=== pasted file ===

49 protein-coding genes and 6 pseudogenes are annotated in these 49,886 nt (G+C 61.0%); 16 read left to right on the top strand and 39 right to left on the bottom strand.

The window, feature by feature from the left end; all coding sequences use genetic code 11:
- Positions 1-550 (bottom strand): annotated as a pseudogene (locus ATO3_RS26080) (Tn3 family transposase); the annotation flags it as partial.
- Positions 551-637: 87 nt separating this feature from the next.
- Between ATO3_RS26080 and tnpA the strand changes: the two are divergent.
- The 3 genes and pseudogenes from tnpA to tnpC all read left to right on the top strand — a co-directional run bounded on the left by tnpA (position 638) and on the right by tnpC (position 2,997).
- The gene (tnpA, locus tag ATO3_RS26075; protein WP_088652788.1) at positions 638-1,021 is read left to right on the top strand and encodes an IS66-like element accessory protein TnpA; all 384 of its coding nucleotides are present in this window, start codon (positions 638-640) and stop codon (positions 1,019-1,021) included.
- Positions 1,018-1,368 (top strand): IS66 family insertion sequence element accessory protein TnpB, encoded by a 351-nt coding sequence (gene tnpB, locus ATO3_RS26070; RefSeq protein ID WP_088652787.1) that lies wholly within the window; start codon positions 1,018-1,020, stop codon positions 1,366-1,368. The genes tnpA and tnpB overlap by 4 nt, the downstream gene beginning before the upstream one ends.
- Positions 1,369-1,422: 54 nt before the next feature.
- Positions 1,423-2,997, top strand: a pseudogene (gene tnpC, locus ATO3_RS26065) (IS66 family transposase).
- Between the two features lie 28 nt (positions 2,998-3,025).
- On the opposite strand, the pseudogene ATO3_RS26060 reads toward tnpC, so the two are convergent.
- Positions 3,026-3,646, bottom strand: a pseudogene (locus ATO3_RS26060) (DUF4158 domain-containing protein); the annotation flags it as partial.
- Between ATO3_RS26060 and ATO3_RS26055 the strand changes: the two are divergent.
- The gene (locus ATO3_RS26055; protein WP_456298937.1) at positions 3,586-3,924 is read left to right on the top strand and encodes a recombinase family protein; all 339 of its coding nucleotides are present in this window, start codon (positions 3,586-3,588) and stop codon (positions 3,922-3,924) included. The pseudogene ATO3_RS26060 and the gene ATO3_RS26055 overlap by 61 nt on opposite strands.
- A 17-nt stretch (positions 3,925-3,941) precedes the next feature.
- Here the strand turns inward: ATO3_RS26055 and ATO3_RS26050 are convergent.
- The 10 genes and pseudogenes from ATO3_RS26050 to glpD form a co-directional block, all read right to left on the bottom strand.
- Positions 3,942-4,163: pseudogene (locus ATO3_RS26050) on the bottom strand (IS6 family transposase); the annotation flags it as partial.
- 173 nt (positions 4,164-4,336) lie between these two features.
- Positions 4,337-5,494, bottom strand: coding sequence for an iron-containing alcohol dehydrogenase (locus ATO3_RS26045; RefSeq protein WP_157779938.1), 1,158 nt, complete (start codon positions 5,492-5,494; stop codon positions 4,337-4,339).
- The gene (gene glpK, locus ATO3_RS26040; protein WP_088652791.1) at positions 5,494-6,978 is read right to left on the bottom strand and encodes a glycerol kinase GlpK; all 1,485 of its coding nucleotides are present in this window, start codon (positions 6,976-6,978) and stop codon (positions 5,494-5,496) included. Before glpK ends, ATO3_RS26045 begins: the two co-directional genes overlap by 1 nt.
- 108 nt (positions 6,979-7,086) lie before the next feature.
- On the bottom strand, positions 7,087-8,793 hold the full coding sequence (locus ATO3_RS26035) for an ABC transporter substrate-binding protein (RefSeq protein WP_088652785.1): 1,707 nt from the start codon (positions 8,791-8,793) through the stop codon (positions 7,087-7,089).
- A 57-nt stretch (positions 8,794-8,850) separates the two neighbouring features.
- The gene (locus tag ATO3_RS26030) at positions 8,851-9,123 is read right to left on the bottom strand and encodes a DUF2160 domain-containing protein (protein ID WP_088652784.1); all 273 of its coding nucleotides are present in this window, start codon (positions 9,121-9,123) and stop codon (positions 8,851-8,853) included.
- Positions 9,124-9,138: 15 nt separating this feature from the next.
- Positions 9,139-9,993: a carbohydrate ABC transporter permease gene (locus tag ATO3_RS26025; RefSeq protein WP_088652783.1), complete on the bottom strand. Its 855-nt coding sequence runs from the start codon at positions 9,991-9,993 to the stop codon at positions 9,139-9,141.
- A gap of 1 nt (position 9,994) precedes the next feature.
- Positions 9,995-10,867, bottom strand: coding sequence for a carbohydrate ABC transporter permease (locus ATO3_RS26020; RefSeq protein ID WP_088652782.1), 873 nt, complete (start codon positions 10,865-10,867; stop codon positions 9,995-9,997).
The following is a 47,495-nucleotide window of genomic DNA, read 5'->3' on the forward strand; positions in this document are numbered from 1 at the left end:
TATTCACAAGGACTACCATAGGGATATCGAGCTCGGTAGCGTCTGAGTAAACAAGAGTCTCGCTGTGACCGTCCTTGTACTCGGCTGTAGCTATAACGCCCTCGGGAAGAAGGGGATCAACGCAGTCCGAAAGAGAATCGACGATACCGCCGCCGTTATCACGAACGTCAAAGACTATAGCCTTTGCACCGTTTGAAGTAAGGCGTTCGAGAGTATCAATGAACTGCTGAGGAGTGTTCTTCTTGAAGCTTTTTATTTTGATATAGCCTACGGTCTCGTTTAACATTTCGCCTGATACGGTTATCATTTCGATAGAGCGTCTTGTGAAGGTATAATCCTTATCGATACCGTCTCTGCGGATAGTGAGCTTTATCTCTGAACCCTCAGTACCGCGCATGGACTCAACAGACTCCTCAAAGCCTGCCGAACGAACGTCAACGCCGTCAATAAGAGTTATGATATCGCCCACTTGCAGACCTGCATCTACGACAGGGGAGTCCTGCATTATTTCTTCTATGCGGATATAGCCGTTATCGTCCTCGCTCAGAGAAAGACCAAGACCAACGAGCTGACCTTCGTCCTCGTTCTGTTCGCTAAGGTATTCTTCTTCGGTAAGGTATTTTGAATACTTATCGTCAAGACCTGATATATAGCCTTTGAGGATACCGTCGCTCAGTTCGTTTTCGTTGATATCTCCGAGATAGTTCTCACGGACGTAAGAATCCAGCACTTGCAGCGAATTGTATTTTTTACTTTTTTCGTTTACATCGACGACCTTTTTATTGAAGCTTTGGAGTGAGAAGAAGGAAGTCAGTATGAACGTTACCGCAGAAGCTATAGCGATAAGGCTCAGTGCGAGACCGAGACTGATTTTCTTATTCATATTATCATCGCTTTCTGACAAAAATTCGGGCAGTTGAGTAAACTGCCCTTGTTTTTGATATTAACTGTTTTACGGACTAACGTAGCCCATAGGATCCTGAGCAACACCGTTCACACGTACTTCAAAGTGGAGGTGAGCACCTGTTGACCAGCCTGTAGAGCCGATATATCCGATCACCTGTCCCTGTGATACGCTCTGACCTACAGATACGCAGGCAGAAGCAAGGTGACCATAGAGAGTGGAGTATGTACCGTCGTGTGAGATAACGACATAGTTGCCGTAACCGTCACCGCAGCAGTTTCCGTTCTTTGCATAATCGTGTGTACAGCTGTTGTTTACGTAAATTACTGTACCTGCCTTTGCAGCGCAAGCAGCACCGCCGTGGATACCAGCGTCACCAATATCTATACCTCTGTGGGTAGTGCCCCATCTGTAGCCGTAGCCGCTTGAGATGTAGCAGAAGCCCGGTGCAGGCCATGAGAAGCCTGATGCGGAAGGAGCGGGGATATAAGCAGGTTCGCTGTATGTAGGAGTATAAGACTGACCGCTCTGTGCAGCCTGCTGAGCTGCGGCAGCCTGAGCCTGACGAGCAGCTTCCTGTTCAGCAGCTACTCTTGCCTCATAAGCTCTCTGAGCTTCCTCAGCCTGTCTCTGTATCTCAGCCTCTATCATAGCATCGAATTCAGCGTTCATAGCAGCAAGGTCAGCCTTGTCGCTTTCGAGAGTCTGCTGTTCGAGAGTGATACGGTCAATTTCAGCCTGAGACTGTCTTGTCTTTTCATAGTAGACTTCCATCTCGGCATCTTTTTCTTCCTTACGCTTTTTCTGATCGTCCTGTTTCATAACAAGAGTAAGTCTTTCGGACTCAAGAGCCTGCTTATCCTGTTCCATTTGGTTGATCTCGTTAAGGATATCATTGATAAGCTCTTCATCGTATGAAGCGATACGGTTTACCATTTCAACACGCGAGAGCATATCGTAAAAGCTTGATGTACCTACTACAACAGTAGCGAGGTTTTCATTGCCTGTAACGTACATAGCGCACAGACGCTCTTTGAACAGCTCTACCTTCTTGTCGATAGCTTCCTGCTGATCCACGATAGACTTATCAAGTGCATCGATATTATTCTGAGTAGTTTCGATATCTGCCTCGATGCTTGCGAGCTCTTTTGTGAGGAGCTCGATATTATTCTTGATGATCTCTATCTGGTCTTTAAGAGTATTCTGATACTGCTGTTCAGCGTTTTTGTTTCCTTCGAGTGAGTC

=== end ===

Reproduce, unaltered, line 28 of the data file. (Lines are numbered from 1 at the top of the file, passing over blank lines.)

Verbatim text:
- Positions 9,139-9,993: a carbohydrate ABC transporter permease gene (locus tag ATO3_RS26025; RefSeq protein WP_088652783.1), complete on the bottom strand. Its 855-nt coding sequence runs from the start codon at positions 9,991-9,993 to the stop codon at positions 9,139-9,141.